- “Wouah (French onomatopoeia)! I just wrote the most original, insightful, deep, perceptive, and funny piece ever!”
3-To become an artist, I had to get tired of the swing between deflation and inflation of my ego*, while recognizing inside of me something simple, personal and persistent: my desire to write, draw, use humor and give back to others. For you it might be something else: a desire to build a business, play the oboe, develop an innovative social idea, an eco-friendly product, energize a fragmented team, support a client, give birth to a speech, an engineering system, a community, a webinar, a child, a garden, a feast, a dance, a relationship, a family… It doesn’t matter what we want to create. What does matter is to find and nurture the desire beyond our self-worth preoccupation (ego), and put learning at the center of our practice. That’s why to become an artist, I had to define a number of learning goals- my benchmarks to stay centered, present, humble, and to ultimately find pleasure and joy.
- Learning to write AND: 1- to nourish my pleasure in using words and playing with them, whether it’s in French or in English, 2- to clarify and express my artistic and leadership voice, 3- to find personal discipline and freedom, 4- to find the words and emotions to open the heart, 5- to bring lightness to others.
- Learning to draw AND: 1- to overcome a gut feeling of powerlessness and discover that I can draw anything I want, if I put my attention on it, 2- to experience joy and fun in drawing, 3- to find visuals that can help open the heart.
- Learning to use technology– scan, Photoshop, color- AND: 1- to exercise my brain’s elasticity, 2- to express my ideas in a more compelling and rapid manner, 3- to be autonomous, 4- to find more creative ways to open the heart.
- Learning to put my ideas into action AND: 1- to complete my projects from A to Z, even if they are not perfect, 2- to model personal empowerment for my daughter and others, 3- to support anybody who feels powerless and not good enough.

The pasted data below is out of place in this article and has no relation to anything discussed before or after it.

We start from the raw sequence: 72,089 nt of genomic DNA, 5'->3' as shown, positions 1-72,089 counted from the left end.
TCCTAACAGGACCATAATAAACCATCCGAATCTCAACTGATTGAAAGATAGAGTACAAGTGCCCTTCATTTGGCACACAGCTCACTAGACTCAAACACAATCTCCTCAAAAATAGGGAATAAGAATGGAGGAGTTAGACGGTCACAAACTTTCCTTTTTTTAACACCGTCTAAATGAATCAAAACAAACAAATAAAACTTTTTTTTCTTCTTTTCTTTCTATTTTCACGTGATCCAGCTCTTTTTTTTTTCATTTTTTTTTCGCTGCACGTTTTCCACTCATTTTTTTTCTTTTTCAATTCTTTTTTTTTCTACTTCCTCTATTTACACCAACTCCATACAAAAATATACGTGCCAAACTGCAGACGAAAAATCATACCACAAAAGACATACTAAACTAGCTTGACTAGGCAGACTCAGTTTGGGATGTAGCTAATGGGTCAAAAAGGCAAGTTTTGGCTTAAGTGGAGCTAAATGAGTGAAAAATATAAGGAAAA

- Learning to show my work to others without collapsing AND: 1- to walk the talk, 2- to let myself be seen in my “imperfections”, 3- to find personal freedom.
4- Finally, to become an artist, I had to find a support system.
Since 2007, I’ve been working with a writing coach. Susan Efros has been my on-going creative partner, support, editor, and “ear to the universe”. She kept me on track. Once I wasn’t afraid anymore to show my work to others and receive feedback from them, I got further external support.
Today, at almost 50, when I introduce myself as an executive coach, facilitator, writer and cartoonist, I almost don’t blush. I don’t think I’m a fraud, or a genius. I just practice my passion for words and images, for opening the heart and empowering leaders to find their freedom. Inevitably, I have to step outside of what becomes a new comfort zone for me, and take another risk. The more I am connected to my authentic desires shaped by my learning discipline, the less I am preoccupied with my self-worth, and the more I consistently show up as an artist, and as a blogger.
Thanks for celebrating this 100th post with me and for continuing to be such a supportive audience! I look forward the next 100…
*What we call ego-gap at Learning as Leadership